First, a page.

Opening Up a Kitchen
Lessons in residential design
Hurried lifestyles have made it necessary for the functions of the kitchen and the main living areas of a house to overlap. In addition to cooking, kitchens have become places for dining, entertaining, working, paying bills, and studying. The ascendancy of the kitchen is a relatively recent development, however, and homes only a few decades old are likely to have cramped kitchens with little connection to the rest of the house.
Fortunately, many of these dated kitchens can be improved with relative ease. The kitchen pictured here is typical of what you might find in an original suburban home built in the 1970s. The sketches that follow illustrate three strategies for reconfiguring this kitchen to make it an open, multifunctional space. While your project won’t have this exact layout, the three approaches illustrated here are easily modified, and they offer valuable insight into the potential that lies within remodels of various costs and levels of complexity.
Cost and complexity: Low
The existing kitchen is kept intact, but a more open feel is achieved by removing the ceiling-hung cabinetry. This makes the room feel larger and facilitates interaction between the cook and those in the eating area. The storage capacity lost by eliminating the cabinets is offset with a built-in buffet that has a pass-through window to the dining room. The top of the buffet has glass doors on both sides to share light with the dining room. To unify the kitchen, new hardwood flooring is installed throughout the room. The existing cased opening is replaced by a 5-ft.-wide pair of glazed French doors to create a better connection to the living room.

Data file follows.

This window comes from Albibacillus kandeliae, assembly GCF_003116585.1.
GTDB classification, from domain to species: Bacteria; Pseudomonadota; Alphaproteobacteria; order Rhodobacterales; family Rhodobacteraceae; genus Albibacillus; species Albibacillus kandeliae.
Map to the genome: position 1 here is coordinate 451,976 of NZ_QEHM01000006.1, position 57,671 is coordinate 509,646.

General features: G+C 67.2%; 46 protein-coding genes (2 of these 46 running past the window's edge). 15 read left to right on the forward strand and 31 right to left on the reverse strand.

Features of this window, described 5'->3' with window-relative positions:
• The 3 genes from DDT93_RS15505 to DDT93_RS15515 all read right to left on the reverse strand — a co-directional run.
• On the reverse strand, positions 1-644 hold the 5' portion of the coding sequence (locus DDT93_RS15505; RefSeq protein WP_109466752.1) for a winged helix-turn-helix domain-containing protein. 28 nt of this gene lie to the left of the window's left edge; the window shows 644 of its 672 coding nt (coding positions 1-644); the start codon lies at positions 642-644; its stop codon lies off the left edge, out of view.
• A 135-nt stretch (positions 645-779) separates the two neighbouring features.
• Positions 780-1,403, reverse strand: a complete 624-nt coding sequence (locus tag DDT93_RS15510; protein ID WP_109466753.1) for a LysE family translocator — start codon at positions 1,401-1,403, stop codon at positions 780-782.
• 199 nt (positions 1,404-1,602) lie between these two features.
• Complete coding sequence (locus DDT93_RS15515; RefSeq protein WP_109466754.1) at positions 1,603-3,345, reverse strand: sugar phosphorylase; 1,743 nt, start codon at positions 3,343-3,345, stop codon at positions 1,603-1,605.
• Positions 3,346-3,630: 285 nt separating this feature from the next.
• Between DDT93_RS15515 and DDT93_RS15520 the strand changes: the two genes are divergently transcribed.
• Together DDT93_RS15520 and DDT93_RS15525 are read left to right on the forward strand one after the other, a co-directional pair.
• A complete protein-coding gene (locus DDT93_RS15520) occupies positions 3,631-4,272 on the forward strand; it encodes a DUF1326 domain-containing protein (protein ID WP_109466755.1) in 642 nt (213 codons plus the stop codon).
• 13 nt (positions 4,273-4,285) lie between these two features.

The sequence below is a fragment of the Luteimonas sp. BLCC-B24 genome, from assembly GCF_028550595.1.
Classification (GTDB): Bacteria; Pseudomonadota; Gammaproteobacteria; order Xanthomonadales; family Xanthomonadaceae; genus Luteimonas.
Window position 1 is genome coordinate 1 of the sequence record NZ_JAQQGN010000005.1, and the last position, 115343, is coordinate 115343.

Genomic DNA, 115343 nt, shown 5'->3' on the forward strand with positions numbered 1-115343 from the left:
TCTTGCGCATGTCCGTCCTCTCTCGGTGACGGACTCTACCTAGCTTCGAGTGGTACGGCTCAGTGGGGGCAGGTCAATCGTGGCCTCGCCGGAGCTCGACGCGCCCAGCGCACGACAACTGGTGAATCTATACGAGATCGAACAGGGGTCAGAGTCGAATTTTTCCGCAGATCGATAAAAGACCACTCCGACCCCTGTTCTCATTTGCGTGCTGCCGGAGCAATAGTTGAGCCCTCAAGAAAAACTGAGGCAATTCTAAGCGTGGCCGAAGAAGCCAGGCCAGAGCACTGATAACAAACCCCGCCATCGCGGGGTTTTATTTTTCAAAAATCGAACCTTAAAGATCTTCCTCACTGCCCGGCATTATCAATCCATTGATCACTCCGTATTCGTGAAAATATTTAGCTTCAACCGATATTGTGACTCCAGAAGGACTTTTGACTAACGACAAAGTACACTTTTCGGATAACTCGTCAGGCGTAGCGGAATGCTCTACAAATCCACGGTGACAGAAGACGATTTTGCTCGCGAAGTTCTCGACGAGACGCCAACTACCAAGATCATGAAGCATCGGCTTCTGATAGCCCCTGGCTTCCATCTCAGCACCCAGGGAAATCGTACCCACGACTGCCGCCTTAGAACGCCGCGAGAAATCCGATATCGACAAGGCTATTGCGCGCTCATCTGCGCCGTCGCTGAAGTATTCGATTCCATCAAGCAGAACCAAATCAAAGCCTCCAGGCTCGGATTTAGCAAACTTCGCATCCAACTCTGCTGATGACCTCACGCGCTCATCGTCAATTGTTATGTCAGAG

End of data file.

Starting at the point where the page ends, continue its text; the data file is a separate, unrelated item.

Cost and complexity: Moderate
The breakfast area is annexed into the kitchen by removing the peninsula and ceiling cabinets. The cabinetry at the sink wall is extended, significantly increasing storage capacity. The range is moved to the middle of that wall, creating a long run of valuable counter space, and a large island provides eat-in functionality. To enhance the connection to the living room, a large opening that matches the width of the island is created. This opening is treated as a transition zone between the rooms and is enhanced with open shelving, which is handy for stashing cookbooks or displaying fine china. Though the flooring surface is hardwood in both the kitchen and the living room, a wide, flush wood threshold between the rooms provides a delineation of spaces. A wide opening with pocket doors is centered on the short side of the island to make an elegant connection to the formal dining room.
Cost and complexity: High
A flush header installed in the ceiling creates a continuous plane between the kitchen and the living room and allows removal of the wall that separates the spaces. This plan demands visual organization, so the cabinetry is laid out in an elongated U that wraps three sides of the room. The cabinetry cradles a large island with a sink at its center. The island acts as a visual marker of the transition from the living area to the kitchen. Large pendants suspended over the island will help to reinforce this transition. A cooktop with a decorative tile backsplash is aligned with the sink and becomes the kitchen’s focal point. Tall cabinets for the wall ovens and the refrigerator bookend the cabinetry and countertops. New hardwood flooring helps tie the kitchen and the living room together.
Drawings by Jim Compton